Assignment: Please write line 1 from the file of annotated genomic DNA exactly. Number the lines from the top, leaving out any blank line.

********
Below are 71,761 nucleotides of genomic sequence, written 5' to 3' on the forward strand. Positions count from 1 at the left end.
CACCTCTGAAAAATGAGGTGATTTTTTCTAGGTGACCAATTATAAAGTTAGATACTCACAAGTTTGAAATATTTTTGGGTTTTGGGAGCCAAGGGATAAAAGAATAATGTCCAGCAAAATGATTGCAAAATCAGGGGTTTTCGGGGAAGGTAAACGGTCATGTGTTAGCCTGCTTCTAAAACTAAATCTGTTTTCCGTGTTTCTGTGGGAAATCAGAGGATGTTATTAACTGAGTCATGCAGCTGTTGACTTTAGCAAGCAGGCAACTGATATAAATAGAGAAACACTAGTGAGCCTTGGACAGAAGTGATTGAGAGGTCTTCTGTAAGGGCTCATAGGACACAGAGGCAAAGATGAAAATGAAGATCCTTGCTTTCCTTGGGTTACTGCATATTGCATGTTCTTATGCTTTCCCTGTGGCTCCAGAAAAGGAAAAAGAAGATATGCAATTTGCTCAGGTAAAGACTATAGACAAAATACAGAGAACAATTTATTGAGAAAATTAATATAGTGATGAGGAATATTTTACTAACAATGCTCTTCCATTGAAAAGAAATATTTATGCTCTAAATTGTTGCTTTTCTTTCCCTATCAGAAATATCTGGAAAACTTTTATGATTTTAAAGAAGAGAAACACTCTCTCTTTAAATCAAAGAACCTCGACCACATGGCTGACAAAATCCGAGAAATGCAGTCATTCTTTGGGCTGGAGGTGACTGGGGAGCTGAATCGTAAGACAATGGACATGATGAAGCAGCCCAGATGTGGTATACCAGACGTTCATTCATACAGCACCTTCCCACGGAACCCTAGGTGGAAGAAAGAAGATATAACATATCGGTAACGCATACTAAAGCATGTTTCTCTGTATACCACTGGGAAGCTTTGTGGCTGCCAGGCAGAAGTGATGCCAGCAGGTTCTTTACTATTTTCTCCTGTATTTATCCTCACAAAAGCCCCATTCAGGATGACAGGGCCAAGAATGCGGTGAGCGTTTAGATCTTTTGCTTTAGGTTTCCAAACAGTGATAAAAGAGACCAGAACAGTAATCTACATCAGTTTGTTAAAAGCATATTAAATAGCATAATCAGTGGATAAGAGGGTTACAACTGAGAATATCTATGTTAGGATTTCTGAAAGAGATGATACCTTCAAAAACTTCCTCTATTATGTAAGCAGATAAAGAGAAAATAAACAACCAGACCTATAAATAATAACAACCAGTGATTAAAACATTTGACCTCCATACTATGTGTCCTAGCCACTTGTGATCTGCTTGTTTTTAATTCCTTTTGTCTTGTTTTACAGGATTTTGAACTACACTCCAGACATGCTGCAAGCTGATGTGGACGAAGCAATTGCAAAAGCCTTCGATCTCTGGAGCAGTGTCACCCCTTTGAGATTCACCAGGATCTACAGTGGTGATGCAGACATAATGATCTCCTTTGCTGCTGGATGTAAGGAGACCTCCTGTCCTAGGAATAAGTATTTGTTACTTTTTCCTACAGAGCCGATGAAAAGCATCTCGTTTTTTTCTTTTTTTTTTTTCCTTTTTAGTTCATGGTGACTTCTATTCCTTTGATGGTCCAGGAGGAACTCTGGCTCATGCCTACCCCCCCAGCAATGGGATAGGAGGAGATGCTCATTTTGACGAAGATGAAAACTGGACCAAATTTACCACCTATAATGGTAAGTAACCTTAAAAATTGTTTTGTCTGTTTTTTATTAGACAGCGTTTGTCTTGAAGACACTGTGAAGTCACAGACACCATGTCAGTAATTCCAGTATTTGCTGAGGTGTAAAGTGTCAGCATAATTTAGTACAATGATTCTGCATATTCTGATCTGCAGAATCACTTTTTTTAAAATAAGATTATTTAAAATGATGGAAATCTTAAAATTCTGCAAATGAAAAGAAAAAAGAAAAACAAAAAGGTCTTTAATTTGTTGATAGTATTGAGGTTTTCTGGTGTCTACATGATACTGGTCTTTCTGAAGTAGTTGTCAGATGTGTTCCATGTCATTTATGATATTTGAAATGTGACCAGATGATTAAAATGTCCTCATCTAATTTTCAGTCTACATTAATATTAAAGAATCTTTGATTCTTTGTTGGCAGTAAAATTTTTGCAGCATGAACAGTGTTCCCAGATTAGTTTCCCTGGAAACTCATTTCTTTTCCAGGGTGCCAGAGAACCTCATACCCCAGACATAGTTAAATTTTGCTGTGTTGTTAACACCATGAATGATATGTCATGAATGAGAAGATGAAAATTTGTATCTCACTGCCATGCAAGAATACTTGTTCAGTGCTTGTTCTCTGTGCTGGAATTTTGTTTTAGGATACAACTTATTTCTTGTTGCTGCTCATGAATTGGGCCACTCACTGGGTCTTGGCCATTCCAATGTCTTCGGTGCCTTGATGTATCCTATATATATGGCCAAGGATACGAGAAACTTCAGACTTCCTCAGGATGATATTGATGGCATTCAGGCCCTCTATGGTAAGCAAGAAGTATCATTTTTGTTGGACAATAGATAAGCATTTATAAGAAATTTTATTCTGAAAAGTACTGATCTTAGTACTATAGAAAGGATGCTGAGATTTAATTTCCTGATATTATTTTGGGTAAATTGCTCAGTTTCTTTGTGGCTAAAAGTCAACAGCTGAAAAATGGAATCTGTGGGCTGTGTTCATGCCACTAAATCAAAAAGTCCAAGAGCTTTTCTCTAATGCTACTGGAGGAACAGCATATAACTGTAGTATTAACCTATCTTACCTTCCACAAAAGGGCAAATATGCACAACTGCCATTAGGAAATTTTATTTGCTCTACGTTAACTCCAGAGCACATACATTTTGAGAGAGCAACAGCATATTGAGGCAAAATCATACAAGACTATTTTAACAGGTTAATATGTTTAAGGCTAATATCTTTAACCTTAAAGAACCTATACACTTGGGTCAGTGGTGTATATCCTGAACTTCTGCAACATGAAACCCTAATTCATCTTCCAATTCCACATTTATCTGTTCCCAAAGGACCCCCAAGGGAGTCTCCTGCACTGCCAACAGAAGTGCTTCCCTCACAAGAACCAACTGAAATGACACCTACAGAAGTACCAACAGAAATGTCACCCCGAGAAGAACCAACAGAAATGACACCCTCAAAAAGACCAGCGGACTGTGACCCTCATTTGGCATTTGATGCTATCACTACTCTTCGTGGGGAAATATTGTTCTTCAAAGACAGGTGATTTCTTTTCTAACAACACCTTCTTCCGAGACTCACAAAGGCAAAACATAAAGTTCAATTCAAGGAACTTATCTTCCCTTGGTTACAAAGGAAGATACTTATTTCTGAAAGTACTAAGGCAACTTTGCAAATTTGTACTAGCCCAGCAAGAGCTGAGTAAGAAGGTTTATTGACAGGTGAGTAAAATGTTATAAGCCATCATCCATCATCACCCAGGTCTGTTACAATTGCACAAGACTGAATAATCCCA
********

Below are 71,761 nucleotides of genomic sequence, written 5' to 3' on the forward strand. Positions count from 1 at the left end.